We did both. Including attorney fees and investigative costs, the damages came to $1.1 million. Unfortunately, by then the manager’s bait shop had gone under, so there was no recovery from the civil lawsuit. The boss used our report to file a claim with Discount’s fidelity insurer, which covered the company against such losses. But the policy had a $500,000 deductible, so Discount had to charge that amount to earnings. The IRS, hampered by budget and personnel cuts, has yet to catch up with the manager.


As it turned out, this fraud case was “dead on arrival,” with plenty of people to share the blame. I was guilty of completely screwing up the presentation of the case to the DA’s office—a fact I woefully shared with my client, the boss.

Even though I had been in the antifraud field for more than 20 years, I’d dealt mostly with federal prosecutors and defense attorneys who knew a wide variety of net-worth calculations by memory. And that’s why I presumed—incorrectly—that every prosecutor was equally familiar with these forms of potential evidence.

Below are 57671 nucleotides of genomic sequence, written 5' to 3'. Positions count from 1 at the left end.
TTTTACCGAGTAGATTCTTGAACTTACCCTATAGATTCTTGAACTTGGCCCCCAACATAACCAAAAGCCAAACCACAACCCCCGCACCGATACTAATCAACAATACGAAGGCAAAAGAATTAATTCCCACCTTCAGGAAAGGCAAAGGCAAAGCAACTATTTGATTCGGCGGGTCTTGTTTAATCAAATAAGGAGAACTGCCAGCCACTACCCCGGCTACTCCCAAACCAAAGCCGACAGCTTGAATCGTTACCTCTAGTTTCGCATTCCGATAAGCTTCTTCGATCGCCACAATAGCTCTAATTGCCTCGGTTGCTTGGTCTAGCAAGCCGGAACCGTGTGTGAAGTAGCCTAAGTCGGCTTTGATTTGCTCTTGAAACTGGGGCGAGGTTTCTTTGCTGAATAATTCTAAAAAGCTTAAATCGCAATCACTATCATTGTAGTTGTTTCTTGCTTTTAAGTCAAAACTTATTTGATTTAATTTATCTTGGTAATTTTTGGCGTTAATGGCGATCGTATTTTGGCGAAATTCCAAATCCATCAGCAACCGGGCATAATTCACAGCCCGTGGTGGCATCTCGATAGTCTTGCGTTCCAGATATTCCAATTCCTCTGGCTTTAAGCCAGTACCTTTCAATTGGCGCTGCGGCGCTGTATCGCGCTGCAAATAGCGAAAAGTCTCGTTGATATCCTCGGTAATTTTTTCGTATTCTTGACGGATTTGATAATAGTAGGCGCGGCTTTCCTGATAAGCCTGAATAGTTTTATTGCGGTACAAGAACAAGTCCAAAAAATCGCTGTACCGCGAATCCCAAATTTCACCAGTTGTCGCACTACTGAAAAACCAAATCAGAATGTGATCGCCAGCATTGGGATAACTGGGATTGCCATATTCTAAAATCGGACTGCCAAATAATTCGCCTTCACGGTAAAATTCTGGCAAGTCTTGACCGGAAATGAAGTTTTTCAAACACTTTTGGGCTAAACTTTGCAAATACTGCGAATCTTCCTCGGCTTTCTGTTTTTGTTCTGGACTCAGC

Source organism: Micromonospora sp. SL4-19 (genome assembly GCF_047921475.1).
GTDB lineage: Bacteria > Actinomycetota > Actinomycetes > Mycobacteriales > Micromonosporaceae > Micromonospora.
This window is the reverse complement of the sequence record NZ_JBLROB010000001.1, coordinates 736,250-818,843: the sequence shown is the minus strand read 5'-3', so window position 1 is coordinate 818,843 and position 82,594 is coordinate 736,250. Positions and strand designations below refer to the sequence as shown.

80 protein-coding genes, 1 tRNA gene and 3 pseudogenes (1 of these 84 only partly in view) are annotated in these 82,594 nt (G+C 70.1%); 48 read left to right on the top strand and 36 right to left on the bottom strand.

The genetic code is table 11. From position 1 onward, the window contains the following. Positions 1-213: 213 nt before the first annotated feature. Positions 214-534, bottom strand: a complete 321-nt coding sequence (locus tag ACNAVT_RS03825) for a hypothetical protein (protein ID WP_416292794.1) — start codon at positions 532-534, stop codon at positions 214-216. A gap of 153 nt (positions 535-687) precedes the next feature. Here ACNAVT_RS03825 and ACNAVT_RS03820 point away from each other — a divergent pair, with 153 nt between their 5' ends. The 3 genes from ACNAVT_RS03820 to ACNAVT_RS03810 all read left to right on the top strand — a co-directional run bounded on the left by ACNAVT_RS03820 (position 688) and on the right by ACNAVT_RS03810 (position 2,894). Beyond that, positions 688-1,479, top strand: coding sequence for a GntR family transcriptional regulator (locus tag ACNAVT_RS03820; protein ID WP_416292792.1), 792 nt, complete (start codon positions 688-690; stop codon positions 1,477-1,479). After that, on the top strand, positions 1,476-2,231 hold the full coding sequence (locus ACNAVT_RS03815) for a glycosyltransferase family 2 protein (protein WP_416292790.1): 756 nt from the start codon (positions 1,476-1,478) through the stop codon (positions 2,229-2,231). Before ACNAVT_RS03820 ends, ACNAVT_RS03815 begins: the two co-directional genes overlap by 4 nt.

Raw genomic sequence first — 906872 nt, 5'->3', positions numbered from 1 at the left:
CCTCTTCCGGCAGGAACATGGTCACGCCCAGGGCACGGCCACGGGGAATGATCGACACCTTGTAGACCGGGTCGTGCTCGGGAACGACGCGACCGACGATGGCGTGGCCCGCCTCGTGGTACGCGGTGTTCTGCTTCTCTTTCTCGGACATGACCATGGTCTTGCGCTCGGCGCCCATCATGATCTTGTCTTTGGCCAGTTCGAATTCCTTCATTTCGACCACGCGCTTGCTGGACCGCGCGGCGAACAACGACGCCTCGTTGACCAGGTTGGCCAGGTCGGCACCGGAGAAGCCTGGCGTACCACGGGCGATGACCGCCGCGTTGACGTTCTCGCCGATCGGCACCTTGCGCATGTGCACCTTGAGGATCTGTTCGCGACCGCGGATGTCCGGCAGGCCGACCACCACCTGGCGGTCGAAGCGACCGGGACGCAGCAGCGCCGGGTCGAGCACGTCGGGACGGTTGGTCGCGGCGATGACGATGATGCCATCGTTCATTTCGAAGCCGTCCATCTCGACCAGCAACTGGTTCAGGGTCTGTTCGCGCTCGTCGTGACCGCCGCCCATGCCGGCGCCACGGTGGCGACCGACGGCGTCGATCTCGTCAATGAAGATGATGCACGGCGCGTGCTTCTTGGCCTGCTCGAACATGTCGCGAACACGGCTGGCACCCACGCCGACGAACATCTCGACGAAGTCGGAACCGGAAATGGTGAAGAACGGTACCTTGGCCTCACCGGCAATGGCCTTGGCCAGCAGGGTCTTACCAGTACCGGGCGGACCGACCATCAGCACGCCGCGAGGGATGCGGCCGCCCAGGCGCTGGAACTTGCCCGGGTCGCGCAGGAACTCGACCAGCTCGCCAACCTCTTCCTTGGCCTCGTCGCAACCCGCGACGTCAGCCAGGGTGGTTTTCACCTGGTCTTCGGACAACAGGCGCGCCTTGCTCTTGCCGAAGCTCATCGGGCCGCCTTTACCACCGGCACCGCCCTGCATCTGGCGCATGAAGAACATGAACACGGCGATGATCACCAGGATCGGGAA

In retrospect, I easily could have made my presentation more visually engaging and simpler. For example, I could have taken photographs of the shiny new car, home and bait shop to show the prosecutor where the money went. And instead of showing him complex spreadsheets and pages and pages of bank statements, I should have prepared simple charts and graphics explaining the scheme. I also could have interviewed a multitude of the manager’s former employees before presenting the case, but in my mind, we easily had enough information to go to the grand jury.

However, in many criminal prosecutions, you get only one chance to make your presentation, and I had botched mine. I offered to forfeit my fee, and the boss took me up on it. These lessons were expensive and embarrassing for me to learn, and I never forgot them.

Fenwick was also to blame for this debacle. As internal auditor, he was in charge of designing controls to detect and deter fraud including cash-register-disbursement frauds. But Fenwick had always concentrated on net—not gross—sales. He also had the very tools he needed to detect this scheme much earlier, but he didn’t use them. He could have revealed the unmistakable trend of increasing refunds, for example.